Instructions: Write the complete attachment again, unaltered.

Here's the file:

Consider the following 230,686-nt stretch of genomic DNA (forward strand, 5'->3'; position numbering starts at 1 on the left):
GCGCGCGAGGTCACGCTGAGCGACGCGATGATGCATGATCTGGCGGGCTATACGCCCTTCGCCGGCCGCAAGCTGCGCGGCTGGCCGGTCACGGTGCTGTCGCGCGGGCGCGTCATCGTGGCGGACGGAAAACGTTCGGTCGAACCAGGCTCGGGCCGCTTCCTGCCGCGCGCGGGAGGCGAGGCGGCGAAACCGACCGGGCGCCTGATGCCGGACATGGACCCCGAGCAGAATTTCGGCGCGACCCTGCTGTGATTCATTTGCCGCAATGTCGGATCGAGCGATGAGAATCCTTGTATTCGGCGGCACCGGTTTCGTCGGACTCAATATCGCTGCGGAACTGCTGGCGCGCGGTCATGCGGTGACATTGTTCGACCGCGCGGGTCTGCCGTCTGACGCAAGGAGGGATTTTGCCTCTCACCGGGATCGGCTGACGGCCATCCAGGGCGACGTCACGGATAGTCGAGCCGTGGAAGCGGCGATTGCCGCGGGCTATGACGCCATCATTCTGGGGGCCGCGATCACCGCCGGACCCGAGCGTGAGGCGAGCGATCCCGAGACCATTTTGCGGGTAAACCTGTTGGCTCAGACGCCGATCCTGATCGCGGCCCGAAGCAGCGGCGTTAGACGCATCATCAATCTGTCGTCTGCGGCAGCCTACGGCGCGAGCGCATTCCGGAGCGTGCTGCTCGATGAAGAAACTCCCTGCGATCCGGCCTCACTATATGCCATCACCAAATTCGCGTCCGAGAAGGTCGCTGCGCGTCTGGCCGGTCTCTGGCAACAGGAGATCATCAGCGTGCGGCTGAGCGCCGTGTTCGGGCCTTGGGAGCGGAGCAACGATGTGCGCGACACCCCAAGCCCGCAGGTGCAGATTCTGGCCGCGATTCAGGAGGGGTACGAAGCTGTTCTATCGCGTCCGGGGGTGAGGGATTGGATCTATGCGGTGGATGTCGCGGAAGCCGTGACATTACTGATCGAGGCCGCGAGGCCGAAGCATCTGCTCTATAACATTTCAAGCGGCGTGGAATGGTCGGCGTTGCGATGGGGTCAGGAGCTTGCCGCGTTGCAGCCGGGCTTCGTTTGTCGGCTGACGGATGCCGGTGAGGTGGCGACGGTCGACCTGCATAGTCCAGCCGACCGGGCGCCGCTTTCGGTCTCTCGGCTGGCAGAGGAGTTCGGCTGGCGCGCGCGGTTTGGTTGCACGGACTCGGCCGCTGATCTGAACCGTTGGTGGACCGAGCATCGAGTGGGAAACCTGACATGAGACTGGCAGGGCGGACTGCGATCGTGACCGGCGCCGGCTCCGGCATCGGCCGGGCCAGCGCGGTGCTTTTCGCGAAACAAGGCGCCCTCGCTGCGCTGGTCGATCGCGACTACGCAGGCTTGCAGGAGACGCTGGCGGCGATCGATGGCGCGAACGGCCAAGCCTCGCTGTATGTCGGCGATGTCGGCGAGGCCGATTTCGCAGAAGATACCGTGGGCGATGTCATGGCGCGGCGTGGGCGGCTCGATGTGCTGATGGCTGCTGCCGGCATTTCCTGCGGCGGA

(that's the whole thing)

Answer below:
Consider the following 230,686-nt stretch of genomic DNA (forward strand, 5'->3'; position numbering starts at 1 on the left):
GCGCGCGAGGTCACGCTGAGCGACGCGATGATGCATGATCTGGCGGGCTATACGCCCTTCGCCGGCCGCAAGCTGCGCGGCTGGCCGGTCACGGTGCTGTCGCGCGGGCGCGTCATCGTGGCGGACGGAAAACGTTCGGTCGAACCAGGCTCGGGCCGCTTCCTGCCGCGCGCGGGAGGCGAGGCGGCGAAACCGACCGGGCGCCTGATGCCGGACATGGACCCCGAGCAGAATTTCGGCGCGACCCTGCTGTGATTCATTTGCCGCAATGTCGGATCGAGCGATGAGAATCCTTGTATTCGGCGGCACCGGTTTCGTCGGACTCAATATCGCTGCGGAACTGCTGGCGCGCGGTCATGCGGTGACATTGTTCGACCGCGCGGGTCTGCCGTCTGACGCAAGGAGGGATTTTGCCTCTCACCGGGATCGGCTGACGGCCATCCAGGGCGACGTCACGGATAGTCGAGCCGTGGAAGCGGCGATTGCCGCGGGCTATGACGCCATCATTCTGGGGGCCGCGATCACCGCCGGACCCGAGCGTGAGGCGAGCGATCCCGAGACCATTTTGCGGGTAAACCTGTTGGCTCAGACGCCGATCCTGATCGCGGCCCGAAGCAGCGGCGTTAGACGCATCATCAATCTGTCGTCTGCGGCAGCCTACGGCGCGAGCGCATTCCGGAGCGTGCTGCTCGATGAAGAAACTCCCTGCGATCCGGCCTCACTATATGCCATCACCAAATTCGCGTCCGAGAAGGTCGCTGCGCGTCTGGCCGGTCTCTGGCAACAGGAGATCATCAGCGTGCGGCTGAGCGCCGTGTTCGGGCCTTGGGAGCGGAGCAACGATGTGCGCGACACCCCAAGCCCGCAGGTGCAGATTCTGGCCGCGATTCAGGAGGGGTACGAAGCTGTTCTATCGCGTCCGGGGGTGAGGGATTGGATCTATGCGGTGGATGTCGCGGAAGCCGTGACATTACTGATCGAGGCCGCGAGGCCGAAGCATCTGCTCTATAACATTTCAAGCGGCGTGGAATGGTCGGCGTTGCGATGGGGTCAGGAGCTTGCCGCGTTGCAGCCGGGCTTCGTTTGTCGGCTGACGGATGCCGGTGAGGTGGCGACGGTCGACCTGCATAGTCCAGCCGACCGGGCGCCGCTTTCGGTCTCTCGGCTGGCAGAGGAGTTCGGCTGGCGCGCGCGGTTTGGTTGCACGGACTCGGCCGCTGATCTGAACCGTTGGTGGACCGAGCATCGAGTGGGAAACCTGACATGAGACTGGCAGGGCGGACTGCGATCGTGACCGGCGCCGGCTCCGGCATCGGCCGGGCCAGCGCGGTGCTTTTCGCGAAACAAGGCGCCCTCGCTGCGCTGGTCGATCGCGACTACGCAGGCTTGCAGGAGACGCTGGCGGCGATCGATGGCGCGAACGGCCAAGCCTCGCTGTATGTCGGCGATGTCGGCGAGGCCGATTTCGCAGAAGATACCGTGGGCGATGTCATGGCGCGGCGTGGGCGGCTCGATGTGCTGATGGCTGCTGCCGGCATTTCCTGCGGCGGA